Loss

In memory of my mother’s passing, I’m paraphrasing a passage from a book by Parker Palmer. It expresses exactly what I experienced. I share this as a way to reach out to other people who are dealing with loss and grief.

A few years ago, my mother died. She was more than a good person, and the months and years following her death were a long, hard winter for me. But in the midst of that ice and loss, I came into a certain clarity that I lacked when she was alive. I saw something that had been concealed when the abundance of her love surrounded me. I saw how I had relied on her to help me cushion life’s harsher blows.

When she could no longer do that, my first thought was, “Now I must do it for myself.” But as time went on, I saw a deeper truth: it never was my mother absorbing those blows but a larger and deeper grace that she taught me to rely on.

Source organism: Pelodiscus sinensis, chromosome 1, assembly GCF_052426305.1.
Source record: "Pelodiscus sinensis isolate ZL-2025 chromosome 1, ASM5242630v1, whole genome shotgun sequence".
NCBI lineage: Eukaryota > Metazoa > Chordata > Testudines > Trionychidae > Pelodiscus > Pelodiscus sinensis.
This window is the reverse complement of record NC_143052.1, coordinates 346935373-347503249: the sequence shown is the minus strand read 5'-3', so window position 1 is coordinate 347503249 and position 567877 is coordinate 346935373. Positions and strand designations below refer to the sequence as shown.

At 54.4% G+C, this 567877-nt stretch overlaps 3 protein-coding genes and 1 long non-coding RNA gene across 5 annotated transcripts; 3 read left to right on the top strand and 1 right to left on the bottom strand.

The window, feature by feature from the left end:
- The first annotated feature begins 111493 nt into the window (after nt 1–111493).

When my mother was alive, I confused the teaching with the teacher.

My teacher is gone now, but the grace is still there. And my clarity about that fact has allowed her teaching to take deeper root in me. Winter clears the landscape, however brutally, giving us a chance to see ourselves and each other more clearly, to see the very ground of our being.

 

A genius is the one most like himself: Thelonious Monk’s tips for musicians

list of tips, onboarding

I’m a jazz fan, always have been. And I’m a Monk fan.

Monk created this list when a musician joined his band for a multiple-week gig.

I encourage the managers I work with to have a readme document for themselves and to have a structured, personal way of welcoming new members to their team. It also goes a long way for that welcoming to include peers.